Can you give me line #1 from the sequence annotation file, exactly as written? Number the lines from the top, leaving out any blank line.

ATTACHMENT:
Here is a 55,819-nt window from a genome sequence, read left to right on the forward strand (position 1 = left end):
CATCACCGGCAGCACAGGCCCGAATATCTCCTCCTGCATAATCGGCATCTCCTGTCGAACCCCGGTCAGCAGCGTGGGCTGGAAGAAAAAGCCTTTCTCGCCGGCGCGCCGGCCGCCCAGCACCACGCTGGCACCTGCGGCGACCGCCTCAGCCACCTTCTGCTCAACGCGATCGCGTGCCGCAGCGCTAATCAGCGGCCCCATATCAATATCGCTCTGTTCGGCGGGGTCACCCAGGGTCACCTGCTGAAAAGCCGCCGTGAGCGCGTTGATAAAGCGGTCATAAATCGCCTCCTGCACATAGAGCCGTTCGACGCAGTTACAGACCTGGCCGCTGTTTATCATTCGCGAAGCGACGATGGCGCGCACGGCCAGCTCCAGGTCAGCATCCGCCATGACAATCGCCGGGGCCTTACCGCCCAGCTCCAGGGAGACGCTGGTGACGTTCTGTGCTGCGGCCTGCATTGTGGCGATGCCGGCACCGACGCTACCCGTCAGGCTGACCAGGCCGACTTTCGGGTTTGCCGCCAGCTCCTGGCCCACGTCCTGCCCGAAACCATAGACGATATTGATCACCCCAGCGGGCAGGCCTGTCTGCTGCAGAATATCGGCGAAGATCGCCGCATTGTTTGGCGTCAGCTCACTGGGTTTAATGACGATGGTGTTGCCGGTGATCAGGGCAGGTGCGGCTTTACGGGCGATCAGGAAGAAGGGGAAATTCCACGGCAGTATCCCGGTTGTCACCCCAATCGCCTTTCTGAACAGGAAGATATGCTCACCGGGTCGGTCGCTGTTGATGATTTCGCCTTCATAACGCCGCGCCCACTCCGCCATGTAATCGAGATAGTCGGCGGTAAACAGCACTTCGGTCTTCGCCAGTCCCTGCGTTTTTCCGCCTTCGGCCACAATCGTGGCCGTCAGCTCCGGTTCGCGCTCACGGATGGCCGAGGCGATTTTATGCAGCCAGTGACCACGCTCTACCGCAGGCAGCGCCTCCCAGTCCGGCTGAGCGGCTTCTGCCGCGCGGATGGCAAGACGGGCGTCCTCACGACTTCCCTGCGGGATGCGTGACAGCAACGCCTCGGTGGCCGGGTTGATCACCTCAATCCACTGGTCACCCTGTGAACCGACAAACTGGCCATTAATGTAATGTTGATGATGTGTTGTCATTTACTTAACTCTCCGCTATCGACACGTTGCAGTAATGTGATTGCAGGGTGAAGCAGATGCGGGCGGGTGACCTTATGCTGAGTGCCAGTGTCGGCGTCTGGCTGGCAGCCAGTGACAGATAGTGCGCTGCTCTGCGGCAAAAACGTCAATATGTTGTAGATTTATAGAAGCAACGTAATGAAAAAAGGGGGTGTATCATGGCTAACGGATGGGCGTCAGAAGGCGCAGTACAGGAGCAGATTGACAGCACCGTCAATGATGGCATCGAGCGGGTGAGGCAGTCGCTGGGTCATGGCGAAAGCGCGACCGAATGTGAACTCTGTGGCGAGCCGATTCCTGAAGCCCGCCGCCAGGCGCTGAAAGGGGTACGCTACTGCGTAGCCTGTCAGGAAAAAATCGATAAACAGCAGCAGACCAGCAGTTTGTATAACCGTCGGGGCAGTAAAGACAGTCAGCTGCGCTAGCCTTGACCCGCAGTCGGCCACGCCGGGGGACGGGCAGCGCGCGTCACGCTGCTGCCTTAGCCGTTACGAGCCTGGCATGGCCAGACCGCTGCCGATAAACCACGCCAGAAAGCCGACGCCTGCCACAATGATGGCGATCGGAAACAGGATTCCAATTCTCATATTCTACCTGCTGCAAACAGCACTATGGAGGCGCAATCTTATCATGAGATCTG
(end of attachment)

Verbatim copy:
Here is a 55,819-nt window from a genome sequence, read left to right on the forward strand (position 1 = left end):